In certain countries, financial, logistical, social, cultural and other factors may mean that women face particular difficulties. This may be particularly the case for divorced women, unmarried women, widows or single/lone parents, especially in countries where women are expected to have male protection. Women may also face a particular form of discrimination in the place of relocation and thus be unable to work so that they cannot survive in the place of relocation.

Where the fear is of members of her family, relocation is clearly not appropriate if the situation a woman would be placed in would be likely to leave her with no alternative but to seek her family's assistance and thus re-expose her to a well-founded fear of persecution or a real risk of serious harm.

1.73A In SSHD v AH (Sudan) and Others [2007] UKHL 49, the House of Lords confirmed that it was "plainly wrong" to consider that "conditions in the place of intended relocation could not be unreasonable or unduly harsh unless they were liable to infringe an applicant's rights under article 3 or its equivalent." (Lord Bingham, para 9).

1.73B As to the assessment of what is unreasonable or unduly harsh, Lord Bingham observed in AH (Sudan) [2007] UKHL 49 that "the test propounded by the House in Januzi was one of great generality, excluding from consideration very little other than the standards of rights protection which an applicant would enjoy in the country where refuge is sought" (para 13). It stated that conditions in both the previous place of residence and the place where it was proposed she should live were relevant to the assessment although neither should be a starting-point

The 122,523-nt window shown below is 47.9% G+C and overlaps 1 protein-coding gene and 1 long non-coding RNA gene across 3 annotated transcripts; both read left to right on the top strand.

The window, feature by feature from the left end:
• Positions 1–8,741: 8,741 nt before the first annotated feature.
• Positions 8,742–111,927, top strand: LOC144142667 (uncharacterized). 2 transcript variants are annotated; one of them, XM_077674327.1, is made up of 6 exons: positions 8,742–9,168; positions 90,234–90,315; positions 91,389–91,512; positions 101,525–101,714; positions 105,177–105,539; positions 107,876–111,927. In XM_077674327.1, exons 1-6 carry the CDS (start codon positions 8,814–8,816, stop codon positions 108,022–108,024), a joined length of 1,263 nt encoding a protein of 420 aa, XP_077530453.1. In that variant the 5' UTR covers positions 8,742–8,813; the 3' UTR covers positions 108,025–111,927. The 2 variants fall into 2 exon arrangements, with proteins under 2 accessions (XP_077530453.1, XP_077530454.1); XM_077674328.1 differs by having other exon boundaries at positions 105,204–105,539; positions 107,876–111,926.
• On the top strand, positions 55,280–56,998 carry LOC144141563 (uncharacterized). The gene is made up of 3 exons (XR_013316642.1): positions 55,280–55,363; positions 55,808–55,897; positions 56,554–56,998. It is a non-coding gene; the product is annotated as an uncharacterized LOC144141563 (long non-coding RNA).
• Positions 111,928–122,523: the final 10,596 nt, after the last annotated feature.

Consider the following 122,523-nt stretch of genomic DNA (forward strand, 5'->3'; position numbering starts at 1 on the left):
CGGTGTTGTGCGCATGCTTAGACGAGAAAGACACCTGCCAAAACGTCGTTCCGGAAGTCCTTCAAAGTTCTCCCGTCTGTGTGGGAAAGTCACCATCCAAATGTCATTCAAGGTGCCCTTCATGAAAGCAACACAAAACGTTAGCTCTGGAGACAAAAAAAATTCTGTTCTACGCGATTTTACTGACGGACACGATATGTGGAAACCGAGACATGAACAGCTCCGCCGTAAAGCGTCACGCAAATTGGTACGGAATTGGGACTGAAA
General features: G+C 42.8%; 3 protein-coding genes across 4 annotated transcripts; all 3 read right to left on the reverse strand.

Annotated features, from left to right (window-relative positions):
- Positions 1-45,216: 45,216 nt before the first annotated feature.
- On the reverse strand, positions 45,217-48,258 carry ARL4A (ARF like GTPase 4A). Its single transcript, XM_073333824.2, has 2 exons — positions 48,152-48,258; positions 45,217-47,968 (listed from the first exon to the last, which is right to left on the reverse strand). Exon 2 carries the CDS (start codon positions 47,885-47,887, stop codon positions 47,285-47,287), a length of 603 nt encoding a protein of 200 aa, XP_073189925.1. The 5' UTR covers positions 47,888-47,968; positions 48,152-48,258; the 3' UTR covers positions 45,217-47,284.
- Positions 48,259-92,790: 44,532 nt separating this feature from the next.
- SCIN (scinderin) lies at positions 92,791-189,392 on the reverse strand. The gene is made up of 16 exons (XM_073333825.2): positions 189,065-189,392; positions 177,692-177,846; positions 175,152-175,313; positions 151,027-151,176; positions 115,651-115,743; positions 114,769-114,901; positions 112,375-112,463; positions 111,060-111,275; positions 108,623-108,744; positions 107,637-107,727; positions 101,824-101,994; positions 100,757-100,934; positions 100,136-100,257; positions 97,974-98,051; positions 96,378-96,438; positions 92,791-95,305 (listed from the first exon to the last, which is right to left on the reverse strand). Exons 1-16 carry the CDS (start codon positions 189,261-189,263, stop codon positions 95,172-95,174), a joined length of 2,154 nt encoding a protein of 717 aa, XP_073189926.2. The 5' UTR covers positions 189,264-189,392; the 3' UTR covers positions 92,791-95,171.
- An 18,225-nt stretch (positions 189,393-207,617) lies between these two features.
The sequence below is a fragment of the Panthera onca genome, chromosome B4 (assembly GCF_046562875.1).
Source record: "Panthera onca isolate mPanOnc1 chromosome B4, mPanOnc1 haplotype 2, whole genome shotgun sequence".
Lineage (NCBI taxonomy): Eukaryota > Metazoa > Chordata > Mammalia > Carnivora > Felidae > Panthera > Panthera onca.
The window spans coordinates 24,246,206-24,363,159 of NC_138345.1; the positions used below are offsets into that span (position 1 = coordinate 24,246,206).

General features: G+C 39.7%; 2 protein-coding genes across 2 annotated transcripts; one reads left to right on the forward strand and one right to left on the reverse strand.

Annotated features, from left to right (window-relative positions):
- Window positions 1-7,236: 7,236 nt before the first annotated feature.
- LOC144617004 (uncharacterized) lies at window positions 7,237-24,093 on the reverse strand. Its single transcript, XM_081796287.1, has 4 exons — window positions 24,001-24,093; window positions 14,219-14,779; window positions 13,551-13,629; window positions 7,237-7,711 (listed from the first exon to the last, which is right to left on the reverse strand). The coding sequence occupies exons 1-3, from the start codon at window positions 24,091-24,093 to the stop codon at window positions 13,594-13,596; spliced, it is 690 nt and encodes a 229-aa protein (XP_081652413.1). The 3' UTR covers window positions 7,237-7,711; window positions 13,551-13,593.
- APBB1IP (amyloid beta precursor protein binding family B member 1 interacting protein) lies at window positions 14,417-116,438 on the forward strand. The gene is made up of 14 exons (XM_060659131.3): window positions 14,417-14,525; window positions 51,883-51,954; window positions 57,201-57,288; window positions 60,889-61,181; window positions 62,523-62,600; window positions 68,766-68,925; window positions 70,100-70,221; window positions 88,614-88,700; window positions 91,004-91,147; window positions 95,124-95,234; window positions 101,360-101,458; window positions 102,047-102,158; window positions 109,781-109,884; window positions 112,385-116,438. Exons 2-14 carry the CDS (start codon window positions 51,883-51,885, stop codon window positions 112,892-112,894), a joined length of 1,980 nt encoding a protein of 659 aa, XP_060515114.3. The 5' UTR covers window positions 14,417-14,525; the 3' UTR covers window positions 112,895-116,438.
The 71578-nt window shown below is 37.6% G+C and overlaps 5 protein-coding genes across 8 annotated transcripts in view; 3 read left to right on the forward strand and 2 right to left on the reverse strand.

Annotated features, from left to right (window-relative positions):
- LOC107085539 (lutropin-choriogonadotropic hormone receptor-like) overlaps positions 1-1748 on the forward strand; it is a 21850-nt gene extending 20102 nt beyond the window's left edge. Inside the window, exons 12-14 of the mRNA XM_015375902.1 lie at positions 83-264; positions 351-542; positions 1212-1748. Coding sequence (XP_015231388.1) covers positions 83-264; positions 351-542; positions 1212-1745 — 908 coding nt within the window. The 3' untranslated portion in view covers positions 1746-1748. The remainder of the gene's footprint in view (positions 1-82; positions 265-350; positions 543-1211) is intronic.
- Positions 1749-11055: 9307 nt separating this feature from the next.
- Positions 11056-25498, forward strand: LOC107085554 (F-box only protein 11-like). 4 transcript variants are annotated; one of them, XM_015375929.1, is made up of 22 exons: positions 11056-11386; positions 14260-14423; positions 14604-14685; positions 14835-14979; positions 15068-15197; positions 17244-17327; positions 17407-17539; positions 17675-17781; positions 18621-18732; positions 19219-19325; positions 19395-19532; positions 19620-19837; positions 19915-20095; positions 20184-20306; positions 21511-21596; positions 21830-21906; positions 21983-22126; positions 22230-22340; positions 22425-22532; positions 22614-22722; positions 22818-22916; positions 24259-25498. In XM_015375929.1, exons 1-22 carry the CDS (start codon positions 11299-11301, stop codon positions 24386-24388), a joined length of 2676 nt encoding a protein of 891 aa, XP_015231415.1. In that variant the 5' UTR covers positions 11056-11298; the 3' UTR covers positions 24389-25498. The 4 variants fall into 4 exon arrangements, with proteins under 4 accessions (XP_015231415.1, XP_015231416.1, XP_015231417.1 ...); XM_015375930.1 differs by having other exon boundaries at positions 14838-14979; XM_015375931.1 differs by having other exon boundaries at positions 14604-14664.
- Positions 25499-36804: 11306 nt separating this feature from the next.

1.73C In Januzi [2006] UKHL 5 (para 20), Lord Bingham had said that it was

...important, given the immense significance of the decisions they have to make, that decision-makers should have some guidance on the approach to reasonableness and undue harshness in this context. Valuable guidance is found in the UNHCR Guidelines on International Protection of 23 July 2003. In para 7 II(a) the reasonableness analysis is approached by asking "Can the claimant, in the context of the country concerned, lead a relatively normal life without facing undue hardship?" and the comment is made: "If not, it would not be reasonable to expect the person to move there."

He then set out parts of the UNHCR Guidelines dealing with respect for human rights and socio-economic issues, including that

Conditions in the area must be such that a relatively normal life can be led in the context of the country concerned.........A person should also not be required to relocate to areas, such as the slums of an urban area, where they would be required to live in conditions of severe hardship.

1.73D In AH (Sudan) [2007] UKHL 49, Baroness Hale said that

20 My Lords, we are all agreed that the correct approach to the question of internal relocation under the Refugee Convention is that set out so clearly by Lord Bingham ... in Januzi ..., para 21:

"The decision-maker, taking account of all relevant circumstances pertaining to the claimant and his country of origin, must decide whether it is reasonable to expect the claimant to relocate or whether it would be unduly harsh to expect him to do so."

As the UNHCR put it in their very helpful intervention in this case:

"the correct approach when considering the reasonableness of IRA [internal relocation alternative] is to assess all the circumstances of the individual's case holistically and with specific reference to the individual's personal circumstances (including past persecution or fear thereof, psychological and health condition, family and social situation, and survival capacities). This assessment is to be made in the context of the conditions in the place of relocation (including basic human rights, security conditions, socio-economic conditions, accommodation, access to health care facilities), in order to determine the impact on that individual of settling in the proposed place of relocation and whether the individual could live a relatively normal life without undue hardship."